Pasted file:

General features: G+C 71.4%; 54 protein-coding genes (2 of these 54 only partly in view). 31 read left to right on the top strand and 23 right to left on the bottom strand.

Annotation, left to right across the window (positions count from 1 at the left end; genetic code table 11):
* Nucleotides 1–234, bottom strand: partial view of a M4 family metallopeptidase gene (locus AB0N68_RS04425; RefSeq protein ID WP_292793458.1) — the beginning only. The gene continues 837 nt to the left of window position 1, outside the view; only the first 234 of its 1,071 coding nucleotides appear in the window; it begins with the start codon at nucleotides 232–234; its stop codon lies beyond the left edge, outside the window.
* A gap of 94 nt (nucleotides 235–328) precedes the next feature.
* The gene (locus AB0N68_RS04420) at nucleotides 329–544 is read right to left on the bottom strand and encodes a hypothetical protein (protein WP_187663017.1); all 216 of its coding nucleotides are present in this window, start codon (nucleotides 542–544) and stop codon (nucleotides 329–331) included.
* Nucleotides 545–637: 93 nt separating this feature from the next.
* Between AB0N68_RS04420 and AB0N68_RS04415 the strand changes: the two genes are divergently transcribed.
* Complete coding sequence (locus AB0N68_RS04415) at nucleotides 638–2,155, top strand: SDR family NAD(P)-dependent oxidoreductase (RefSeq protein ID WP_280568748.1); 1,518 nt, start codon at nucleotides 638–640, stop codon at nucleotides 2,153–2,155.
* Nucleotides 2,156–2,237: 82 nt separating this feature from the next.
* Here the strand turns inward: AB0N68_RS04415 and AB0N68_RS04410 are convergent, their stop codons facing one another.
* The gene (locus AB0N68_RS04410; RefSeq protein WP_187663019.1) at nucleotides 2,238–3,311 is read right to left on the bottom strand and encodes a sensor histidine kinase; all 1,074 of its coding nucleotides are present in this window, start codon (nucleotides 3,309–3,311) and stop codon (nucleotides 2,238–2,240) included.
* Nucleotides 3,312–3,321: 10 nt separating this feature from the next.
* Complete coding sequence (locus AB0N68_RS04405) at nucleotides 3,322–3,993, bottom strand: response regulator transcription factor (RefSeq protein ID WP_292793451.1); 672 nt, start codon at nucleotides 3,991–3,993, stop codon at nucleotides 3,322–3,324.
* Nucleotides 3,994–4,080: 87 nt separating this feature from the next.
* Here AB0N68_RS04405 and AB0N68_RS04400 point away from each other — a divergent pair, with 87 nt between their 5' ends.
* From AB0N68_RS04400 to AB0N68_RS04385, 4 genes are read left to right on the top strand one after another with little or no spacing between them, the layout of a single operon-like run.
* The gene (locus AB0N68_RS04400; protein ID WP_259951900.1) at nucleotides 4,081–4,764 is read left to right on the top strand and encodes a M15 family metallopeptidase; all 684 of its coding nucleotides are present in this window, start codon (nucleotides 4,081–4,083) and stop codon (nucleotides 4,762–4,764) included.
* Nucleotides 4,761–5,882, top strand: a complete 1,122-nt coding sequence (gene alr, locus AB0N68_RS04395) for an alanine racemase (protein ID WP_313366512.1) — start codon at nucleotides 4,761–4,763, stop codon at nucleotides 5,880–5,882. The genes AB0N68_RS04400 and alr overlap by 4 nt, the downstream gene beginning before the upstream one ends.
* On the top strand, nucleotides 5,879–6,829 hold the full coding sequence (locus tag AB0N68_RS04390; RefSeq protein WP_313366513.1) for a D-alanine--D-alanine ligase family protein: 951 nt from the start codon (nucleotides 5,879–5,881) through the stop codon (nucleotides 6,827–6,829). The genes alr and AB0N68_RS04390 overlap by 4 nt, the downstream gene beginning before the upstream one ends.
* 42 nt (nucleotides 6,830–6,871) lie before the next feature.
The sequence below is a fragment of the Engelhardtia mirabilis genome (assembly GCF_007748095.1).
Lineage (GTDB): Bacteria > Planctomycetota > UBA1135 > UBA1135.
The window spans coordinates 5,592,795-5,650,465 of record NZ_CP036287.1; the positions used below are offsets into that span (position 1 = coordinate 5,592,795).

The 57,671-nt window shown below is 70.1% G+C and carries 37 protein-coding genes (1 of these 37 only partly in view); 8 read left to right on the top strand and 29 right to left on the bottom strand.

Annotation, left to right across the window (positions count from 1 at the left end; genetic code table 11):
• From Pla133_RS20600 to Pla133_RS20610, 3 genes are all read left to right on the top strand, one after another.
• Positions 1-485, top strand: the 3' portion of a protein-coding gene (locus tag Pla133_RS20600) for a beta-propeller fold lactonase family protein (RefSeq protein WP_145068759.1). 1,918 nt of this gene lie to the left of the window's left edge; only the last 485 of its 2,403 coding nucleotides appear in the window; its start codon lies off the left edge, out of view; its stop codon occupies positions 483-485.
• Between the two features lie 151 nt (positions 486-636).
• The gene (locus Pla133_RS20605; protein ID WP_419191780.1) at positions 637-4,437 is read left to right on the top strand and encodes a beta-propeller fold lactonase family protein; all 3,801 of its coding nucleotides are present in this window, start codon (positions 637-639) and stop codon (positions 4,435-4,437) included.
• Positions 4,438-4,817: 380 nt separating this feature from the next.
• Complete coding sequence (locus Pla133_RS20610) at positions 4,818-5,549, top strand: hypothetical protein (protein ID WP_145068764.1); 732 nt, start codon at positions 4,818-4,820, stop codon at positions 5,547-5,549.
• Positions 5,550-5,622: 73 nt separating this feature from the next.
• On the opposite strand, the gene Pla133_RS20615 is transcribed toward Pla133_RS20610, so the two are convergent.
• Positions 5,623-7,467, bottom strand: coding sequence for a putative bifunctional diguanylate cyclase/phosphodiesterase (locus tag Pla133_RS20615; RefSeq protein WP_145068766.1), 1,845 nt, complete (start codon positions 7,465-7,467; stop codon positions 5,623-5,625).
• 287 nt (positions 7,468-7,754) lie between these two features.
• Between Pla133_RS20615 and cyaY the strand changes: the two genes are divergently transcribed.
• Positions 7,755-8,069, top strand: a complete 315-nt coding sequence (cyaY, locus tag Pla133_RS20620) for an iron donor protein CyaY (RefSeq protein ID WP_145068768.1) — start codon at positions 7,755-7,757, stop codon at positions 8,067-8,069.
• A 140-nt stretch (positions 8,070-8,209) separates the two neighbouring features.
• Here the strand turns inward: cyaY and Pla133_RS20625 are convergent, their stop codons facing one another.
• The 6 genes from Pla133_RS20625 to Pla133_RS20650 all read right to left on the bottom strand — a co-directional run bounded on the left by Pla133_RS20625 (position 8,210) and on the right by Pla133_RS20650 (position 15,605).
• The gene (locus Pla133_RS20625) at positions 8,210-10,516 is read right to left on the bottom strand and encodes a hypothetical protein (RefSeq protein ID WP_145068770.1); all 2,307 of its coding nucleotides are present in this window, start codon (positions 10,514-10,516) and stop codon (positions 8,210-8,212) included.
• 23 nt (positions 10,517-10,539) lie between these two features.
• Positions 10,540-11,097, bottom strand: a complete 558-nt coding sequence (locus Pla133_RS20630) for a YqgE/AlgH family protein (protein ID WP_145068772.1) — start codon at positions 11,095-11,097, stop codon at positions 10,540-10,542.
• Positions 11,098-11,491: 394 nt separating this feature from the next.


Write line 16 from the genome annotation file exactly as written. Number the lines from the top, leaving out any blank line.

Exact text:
* From AB0N68_RS04400 to AB0N68_RS04385, 4 genes are read left to right on the top strand one after another with little or no spacing between them, the layout of a single operon-like run.